Search

[?]

Open the Advanced Search

Lesser Burdock

Arctium minus

Please keep in mind that it is illegal to uproot a plant without the landowner's consent and care should be taken at all times not to damage wild plants. Wild plants should never be picked for pleasure and some plants are protected by law.
For more information please download the BSBI Code of Conduct PDF document.

Plant Data

Flowering Months:
JAN  FEB  MAR  APR  MAY  JUN  JUL  AUG  SEP  OCT  NOV  DEC
Order:
Asterales
Family:
Asteraceae (Daisy)
Type:
Flower
Maximum Size:
150 centimetres tall
Habitats:
Farmland, hedgerows, roadsides, sand dunes, towns, wasteland, woodland.

Flower:
֍
Purple, many petals
 
Oval spiky flower heads. A feature worth noting when distinguishing between Greater Burdock and Lesser Burdock is the flower stalks. For Lesser Burdock, the flower stalks are very short, up to 1cm, but with Greater Burdock they can be as long as 10cm.
Fruit:
Clusters of round, prickly fruit called 'burs'. The prickles of the burs have small hooks at their ends. The hooks can cause the fruit to stick to clothing and animal fur very easily while brushing past them.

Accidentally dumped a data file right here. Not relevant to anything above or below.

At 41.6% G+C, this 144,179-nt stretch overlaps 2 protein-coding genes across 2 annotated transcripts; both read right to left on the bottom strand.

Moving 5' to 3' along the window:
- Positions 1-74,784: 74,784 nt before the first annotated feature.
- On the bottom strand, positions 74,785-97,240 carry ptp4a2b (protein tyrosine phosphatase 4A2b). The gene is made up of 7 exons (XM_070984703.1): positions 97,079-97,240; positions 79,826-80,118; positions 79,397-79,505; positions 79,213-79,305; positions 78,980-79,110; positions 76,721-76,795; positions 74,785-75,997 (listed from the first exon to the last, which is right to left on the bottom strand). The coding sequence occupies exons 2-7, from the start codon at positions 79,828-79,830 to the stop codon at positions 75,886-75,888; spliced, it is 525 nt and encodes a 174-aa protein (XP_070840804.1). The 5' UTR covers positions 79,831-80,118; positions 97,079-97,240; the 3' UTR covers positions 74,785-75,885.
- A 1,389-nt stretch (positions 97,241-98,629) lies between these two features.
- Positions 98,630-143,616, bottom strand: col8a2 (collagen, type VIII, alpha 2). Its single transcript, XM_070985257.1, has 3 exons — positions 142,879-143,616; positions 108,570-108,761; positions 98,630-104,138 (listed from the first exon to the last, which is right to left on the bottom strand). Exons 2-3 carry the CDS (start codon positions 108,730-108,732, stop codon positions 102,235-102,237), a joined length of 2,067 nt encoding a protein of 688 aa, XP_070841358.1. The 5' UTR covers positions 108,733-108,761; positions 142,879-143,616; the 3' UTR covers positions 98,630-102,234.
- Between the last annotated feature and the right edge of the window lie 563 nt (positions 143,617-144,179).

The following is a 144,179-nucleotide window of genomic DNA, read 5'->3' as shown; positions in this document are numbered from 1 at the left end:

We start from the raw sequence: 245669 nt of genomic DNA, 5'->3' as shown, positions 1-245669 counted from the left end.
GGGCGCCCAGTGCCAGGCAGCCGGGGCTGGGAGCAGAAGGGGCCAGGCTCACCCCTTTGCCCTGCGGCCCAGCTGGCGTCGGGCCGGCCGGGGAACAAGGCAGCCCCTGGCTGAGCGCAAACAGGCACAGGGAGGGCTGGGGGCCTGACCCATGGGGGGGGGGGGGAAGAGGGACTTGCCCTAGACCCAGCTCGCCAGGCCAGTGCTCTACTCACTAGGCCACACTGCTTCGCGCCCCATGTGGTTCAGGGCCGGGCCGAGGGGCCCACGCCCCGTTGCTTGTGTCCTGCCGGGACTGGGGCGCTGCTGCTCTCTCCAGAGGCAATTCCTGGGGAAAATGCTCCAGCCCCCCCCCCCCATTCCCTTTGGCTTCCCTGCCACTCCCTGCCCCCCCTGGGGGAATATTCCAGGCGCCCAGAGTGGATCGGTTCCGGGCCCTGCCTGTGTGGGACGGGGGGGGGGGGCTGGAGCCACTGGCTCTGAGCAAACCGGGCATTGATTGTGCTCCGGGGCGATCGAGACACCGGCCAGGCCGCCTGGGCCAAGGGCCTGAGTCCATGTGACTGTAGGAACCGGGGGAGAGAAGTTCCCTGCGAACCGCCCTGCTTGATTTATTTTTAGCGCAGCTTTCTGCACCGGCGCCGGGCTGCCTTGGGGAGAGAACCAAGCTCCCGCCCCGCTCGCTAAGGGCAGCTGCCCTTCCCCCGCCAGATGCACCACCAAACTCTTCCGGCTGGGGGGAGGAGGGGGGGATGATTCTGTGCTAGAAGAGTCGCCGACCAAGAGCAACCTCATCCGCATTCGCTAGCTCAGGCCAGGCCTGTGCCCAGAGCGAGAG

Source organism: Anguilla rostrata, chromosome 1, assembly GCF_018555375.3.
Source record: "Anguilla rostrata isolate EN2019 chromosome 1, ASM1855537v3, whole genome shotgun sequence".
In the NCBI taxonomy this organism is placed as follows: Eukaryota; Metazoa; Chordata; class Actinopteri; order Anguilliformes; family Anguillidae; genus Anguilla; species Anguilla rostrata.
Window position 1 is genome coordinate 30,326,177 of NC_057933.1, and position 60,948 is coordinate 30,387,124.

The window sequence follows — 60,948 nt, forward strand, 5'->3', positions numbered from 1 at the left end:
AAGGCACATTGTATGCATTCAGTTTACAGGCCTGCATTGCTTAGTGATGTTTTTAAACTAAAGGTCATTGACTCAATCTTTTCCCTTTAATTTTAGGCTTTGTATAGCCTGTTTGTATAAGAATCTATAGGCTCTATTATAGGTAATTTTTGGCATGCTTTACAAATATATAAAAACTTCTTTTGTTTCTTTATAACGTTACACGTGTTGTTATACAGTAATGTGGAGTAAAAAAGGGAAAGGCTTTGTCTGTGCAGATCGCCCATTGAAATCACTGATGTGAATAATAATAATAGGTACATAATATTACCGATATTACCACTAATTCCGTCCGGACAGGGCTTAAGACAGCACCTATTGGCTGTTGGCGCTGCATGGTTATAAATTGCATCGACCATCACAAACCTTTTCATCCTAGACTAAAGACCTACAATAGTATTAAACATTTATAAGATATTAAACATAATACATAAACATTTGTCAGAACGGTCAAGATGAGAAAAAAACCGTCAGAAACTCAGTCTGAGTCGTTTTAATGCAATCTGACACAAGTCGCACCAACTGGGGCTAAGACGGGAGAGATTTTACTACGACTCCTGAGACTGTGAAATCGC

Leaves:
The alternate stem leaves are large, broad, triangular with wavy edges. The even larger basal rosette leaves can be anything up to 20 inches long. Greater Burdock has solid lower leaf stalks, yet Lesser Burdock has hollow lower leaf stalks.
Other Names:
Bardane, Beggar's Button, Burweed, Button-bur, Clotbur, Cockle Buttons, Cocklebur, Common Burdock, Cuckoo-button, Edible Burdock, Fox's Clote, Happy Major, Hardock, Harebur, Little Burdock, Louse-bur, Love Leaves, Petite Bardane, Stick Button, Sticktight, Thorny Burr, Wild Burdock, Wild Rhubarb.
Frequency (UK):
Common  
Distribution Map

Reproduced by kind permission of the BSBI.

Click to open an Interactive Map